About the book:
Dreamers, singers, heroes and killers, they can dazzle with their beauty or their talent or their unmitigated evil, yet inside themselves they are as frail and desperate as the rest of us.
But can you see them? Can you unravel the truth?
These are people you know, but not as you know them. Peel back the mask and see.
Backstories is a unique collection of stories each told from the point of view of a famous, (or notorious) person at a pivotal moment in their lives. The writing is literary but accessible and the voices vividly real. The settings are mostly 60’s and 70’s UK and USA, and the driving themes are inclusion, social justice and of course, nostalgia – but the real key to these stories is that the protagonists’ identities are withheld. This means that your job is to find them, leading to that Eureka moment when you realise who’s mind you’ve been inhabiting for the last twenty minutes.
I don’t normally gravitate towards short stories but I found this concept so intriguing that I could not resist reading the book when I was given the opportunity to do so. The concept is a series of unconnected backstories relating to famous and infamous people. Each individual story concentrates on a situation before that person became famous.
I found the stories extremely compelling because you have no idea who each story is about. It was a complete mystery (or should I say a series of complete mysteries?). Some I found more difficult than others. It was so challenging for me because with some I had an idea of who it was within the first few paragraphs, others had me guessing until the last paragraph, and a couple had me pondering for a while afterwards. The most exciting part is that with each story, cleverly woven by Simon Van der Velde, he makes no explicit declaration of who the person is, so if you can’t guess who it is, you’ll never know!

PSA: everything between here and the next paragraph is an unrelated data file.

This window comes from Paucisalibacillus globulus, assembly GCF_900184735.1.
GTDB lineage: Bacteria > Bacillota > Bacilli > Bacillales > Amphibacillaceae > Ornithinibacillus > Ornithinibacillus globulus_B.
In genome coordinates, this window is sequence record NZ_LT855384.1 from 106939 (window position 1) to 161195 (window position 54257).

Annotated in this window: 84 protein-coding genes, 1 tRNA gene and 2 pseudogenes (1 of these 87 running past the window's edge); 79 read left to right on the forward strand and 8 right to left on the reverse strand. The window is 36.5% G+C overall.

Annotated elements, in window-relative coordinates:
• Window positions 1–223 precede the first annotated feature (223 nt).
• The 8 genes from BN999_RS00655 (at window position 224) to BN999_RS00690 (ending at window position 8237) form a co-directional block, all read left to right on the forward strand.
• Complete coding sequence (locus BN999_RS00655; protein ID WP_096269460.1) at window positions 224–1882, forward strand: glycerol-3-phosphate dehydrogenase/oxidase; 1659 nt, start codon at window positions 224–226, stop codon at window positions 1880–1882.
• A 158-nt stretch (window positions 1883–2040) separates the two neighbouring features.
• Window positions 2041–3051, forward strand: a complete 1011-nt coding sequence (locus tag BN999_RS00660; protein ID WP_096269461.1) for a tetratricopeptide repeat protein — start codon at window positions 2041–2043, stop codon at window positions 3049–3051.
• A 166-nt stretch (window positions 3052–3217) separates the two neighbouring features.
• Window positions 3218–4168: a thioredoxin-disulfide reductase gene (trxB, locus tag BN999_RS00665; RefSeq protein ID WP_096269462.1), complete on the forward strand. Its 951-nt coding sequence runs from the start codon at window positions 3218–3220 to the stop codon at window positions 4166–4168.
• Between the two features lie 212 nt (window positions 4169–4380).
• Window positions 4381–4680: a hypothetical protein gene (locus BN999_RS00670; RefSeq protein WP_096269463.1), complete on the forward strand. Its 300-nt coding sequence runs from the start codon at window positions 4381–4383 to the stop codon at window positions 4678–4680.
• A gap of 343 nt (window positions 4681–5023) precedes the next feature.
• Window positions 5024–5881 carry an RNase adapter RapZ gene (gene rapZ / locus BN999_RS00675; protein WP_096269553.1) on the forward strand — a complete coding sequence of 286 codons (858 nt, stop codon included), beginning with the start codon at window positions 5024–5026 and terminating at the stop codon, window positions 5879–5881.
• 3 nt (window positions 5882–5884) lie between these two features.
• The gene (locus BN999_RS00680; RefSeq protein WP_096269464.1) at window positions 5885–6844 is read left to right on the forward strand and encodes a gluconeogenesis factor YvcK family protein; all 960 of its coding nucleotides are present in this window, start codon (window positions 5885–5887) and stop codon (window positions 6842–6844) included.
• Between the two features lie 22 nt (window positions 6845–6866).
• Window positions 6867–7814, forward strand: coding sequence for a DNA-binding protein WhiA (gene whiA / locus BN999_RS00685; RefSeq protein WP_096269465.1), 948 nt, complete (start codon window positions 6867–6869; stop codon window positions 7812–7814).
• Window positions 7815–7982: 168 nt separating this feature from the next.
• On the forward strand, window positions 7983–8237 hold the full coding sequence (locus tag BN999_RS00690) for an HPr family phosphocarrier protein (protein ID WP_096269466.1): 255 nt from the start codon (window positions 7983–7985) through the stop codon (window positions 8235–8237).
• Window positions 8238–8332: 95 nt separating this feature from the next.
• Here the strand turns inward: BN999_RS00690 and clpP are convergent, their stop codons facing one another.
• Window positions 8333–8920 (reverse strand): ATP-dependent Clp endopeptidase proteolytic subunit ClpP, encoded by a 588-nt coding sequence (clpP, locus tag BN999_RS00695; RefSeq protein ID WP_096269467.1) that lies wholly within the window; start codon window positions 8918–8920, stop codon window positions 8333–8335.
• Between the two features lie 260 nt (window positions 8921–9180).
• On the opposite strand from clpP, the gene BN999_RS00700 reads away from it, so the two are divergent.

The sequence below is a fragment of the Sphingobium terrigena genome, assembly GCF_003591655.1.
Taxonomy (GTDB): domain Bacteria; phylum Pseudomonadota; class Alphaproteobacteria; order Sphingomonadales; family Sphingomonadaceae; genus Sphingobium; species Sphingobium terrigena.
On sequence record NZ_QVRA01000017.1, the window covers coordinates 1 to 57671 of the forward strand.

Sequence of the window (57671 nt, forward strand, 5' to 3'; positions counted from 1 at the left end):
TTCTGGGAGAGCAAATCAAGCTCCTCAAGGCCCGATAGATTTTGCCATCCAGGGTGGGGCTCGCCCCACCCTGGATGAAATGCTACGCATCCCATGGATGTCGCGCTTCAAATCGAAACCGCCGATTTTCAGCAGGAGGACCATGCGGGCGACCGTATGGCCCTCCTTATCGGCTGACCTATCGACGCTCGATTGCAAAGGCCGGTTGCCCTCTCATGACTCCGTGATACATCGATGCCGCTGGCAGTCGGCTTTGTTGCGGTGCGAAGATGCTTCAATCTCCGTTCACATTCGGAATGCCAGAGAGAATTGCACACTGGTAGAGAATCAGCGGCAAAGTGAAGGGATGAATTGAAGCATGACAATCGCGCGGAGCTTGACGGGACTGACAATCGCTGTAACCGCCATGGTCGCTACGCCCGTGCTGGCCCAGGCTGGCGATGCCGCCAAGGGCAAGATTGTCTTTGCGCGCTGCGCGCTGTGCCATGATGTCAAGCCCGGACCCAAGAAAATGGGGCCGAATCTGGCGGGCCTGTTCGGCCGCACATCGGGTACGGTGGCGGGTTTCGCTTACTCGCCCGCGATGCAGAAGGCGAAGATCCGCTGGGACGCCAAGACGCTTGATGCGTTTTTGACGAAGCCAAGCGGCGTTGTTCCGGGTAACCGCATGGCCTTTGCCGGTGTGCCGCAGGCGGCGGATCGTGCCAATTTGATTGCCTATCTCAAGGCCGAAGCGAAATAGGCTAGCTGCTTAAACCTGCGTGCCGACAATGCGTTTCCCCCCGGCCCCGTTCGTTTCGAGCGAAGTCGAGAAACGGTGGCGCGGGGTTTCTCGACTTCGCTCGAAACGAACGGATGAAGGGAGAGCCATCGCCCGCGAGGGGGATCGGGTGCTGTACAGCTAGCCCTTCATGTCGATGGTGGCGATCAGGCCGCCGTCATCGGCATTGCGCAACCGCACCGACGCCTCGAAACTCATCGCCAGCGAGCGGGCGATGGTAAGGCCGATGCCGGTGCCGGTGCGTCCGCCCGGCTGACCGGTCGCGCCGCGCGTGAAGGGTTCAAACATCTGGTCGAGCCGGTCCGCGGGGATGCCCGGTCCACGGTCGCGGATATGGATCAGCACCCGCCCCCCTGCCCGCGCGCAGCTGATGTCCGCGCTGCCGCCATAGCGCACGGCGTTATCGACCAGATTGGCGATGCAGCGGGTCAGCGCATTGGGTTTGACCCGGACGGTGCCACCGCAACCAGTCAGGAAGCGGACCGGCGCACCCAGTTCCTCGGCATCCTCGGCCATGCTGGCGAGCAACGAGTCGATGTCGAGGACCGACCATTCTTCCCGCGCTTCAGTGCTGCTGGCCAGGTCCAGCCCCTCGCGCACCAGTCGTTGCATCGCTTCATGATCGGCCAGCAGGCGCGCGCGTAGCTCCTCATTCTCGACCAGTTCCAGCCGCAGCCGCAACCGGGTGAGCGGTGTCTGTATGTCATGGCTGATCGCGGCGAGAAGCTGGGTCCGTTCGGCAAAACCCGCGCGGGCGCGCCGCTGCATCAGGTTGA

I’ve always been a mine of useless information so this really ticked my boxes and I found it so much fun to read. I would guess that younger people might find this harder if they do not get the cultural references that identify each person, although I’m sure googling may help! As a baby of the late 1960s I easily identified with the context of stories of people I was aware of, and also some of the people from further back. I think my daughter who is 27 would have certainly been able to work out a few of them, but may possibly have struggled to guess them all.
I found the whole experience of reading Backstories to be thought-provoking and I believe there is a second book due later this year. Backstories was a fantastic debut for Simon Van der Velde, and I am really looking forward to reading more of his work. I may still be on the fence a little with regards to short stories, but Backstories is so much more than a collection of short stories, and this collection works perfectly for me.
Backstories was published yesterday 25th March 2021 by Smoke and Mirrors Press. Many thanks to Simon for my proof copy of the book, in exchange of which I have written an honest review.
About the author:
Simon Van der Velde has worked variously as a barman, labourer, teacher, caterer and lawyer, as well as travelling throughout Europe and South America collecting characters and insights for his award-winning
stories. Since completing a creative writing M.A. (with distinction) in 2010, Simon’s work has won and been shortlisted for numerous awards including; The Yeovil Literary Prize, (twice), The Wasafiri New Writing Prize, The Luke Bitmead Bursary, The Frome Shortstory Prize, The Harry Bowling Prize, The Henshaw Press Short Story Competition and The National Association of Writers’ Groups Open Competition – establishing him as one of the UK’s foremost short-story writers.
Simon now lives in Newcastle upon Tyne, England, with his wife, Nicola, their labradoodle, Barney and two tyrannical children.